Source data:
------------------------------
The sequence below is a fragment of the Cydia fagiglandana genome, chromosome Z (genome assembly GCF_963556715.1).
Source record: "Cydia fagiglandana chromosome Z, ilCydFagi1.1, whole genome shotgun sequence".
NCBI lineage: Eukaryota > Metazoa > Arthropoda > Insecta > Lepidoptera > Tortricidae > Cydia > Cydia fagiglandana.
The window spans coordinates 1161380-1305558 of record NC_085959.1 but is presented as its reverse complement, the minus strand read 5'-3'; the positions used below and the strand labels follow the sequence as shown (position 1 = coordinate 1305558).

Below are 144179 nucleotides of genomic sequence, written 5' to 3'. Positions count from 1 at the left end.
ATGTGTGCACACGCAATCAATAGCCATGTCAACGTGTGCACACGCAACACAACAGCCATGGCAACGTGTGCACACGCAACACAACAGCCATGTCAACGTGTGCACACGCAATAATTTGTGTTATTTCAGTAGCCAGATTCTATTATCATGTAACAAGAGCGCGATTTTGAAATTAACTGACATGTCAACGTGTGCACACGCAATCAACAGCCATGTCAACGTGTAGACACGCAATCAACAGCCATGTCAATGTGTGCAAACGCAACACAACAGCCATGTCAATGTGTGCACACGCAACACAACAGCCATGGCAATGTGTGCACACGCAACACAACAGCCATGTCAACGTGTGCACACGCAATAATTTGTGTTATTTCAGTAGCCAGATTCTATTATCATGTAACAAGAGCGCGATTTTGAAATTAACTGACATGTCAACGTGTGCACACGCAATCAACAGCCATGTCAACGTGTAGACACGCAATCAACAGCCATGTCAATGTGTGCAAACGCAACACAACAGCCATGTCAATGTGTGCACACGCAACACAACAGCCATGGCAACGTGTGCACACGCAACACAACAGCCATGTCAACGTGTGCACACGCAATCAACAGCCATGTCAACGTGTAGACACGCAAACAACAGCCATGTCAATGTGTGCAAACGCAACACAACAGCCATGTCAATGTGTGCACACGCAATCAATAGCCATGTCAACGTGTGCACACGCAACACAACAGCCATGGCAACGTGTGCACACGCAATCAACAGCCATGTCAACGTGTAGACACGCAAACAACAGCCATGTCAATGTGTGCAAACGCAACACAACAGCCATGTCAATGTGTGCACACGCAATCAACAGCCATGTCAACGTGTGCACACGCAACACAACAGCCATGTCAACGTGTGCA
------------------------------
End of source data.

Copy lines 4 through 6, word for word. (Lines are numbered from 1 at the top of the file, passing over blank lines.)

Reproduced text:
The window spans coordinates 1161380-1305558 of record NC_085959.1 but is presented as its reverse complement, the minus strand read 5'-3'; the positions used below and the strand labels follow the sequence as shown (position 1 = coordinate 1305558).

Below are 144179 nucleotides of genomic sequence, written 5' to 3'. Positions count from 1 at the left end.
ATGTGTGCACACGCAATCAATAGCCATGTCAACGTGTGCACACGCAACACAACAGCCATGGCAACGTGTGCACACGCAACACAACAGCCATGTCAACGTGTGCACACGCAATAATTTGTGTTATTTCAGTAGCCAGATTCTATTATCATGTAACAAGAGCGCGATTTTGAAATTAACTGACATGTCAACGTGTGCACACGCAATCAACAGCCATGTCAACGTGTAGACACGCAATCAACAGCCATGTCAATGTGTGCAAACGCAACACAACAGCCATGTCAATGTGTGCACACGCAACACAACAGCCATGGCAATGTGTGCACACGCAACACAACAGCCATGTCAACGTGTGCACACGCAATAATTTGTGTTATTTCAGTAGCCAGATTCTATTATCATGTAACAAGAGCGCGATTTTGAAATTAACTGACATGTCAACGTGTGCACACGCAATCAACAGCCATGTCAACGTGTAGACACGCAATCAACAGCCATGTCAATGTGTGCAAACGCAACACAACAGCCATGTCAATGTGTGCACACGCAACACAACAGCCATGGCAACGTGTGCACACGCAACACAACAGCCATGTCAACGTGTGCACACGCAATCAACAGCCATGTCAACGTGTAGACACGCAAACAACAGCCATGTCAATGTGTGCAAACGCAACACAACAGCCATGTCAATGTGTGCACACGCAATCAATAGCCATGTCAACGTGTGCACACGCAACACAACAGCCATGGCAACGTGTGCACACGCAATCAACAGCCATGTCAACGTGTAGACACGCAAACAACAGCCATGTCAATGTGTGCAAACGCAACACAACAGCCATGTCAATGTGTGCACACGCAATCAACAGCCATGTCAACGTGTGCACACGCAACACAACAGCCATGTCAACGTGTGCA